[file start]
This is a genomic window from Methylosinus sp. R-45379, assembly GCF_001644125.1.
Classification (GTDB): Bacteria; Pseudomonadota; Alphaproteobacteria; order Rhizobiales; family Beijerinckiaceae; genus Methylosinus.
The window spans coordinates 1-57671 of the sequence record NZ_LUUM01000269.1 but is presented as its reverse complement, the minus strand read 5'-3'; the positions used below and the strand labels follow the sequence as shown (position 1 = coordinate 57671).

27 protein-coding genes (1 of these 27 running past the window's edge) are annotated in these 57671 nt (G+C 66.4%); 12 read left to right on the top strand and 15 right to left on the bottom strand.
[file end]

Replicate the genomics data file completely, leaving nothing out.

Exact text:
This is a genomic window from Methylosinus sp. R-45379, assembly GCF_001644125.1.
Classification (GTDB): Bacteria; Pseudomonadota; Alphaproteobacteria; order Rhizobiales; family Beijerinckiaceae; genus Methylosinus.
The window spans coordinates 1-57671 of the sequence record NZ_LUUM01000269.1 but is presented as its reverse complement, the minus strand read 5'-3'; the positions used below and the strand labels follow the sequence as shown (position 1 = coordinate 57671).

27 protein-coding genes (1 of these 27 running past the window's edge) are annotated in these 57671 nt (G+C 66.4%); 12 read left to right on the top strand and 15 right to left on the bottom strand.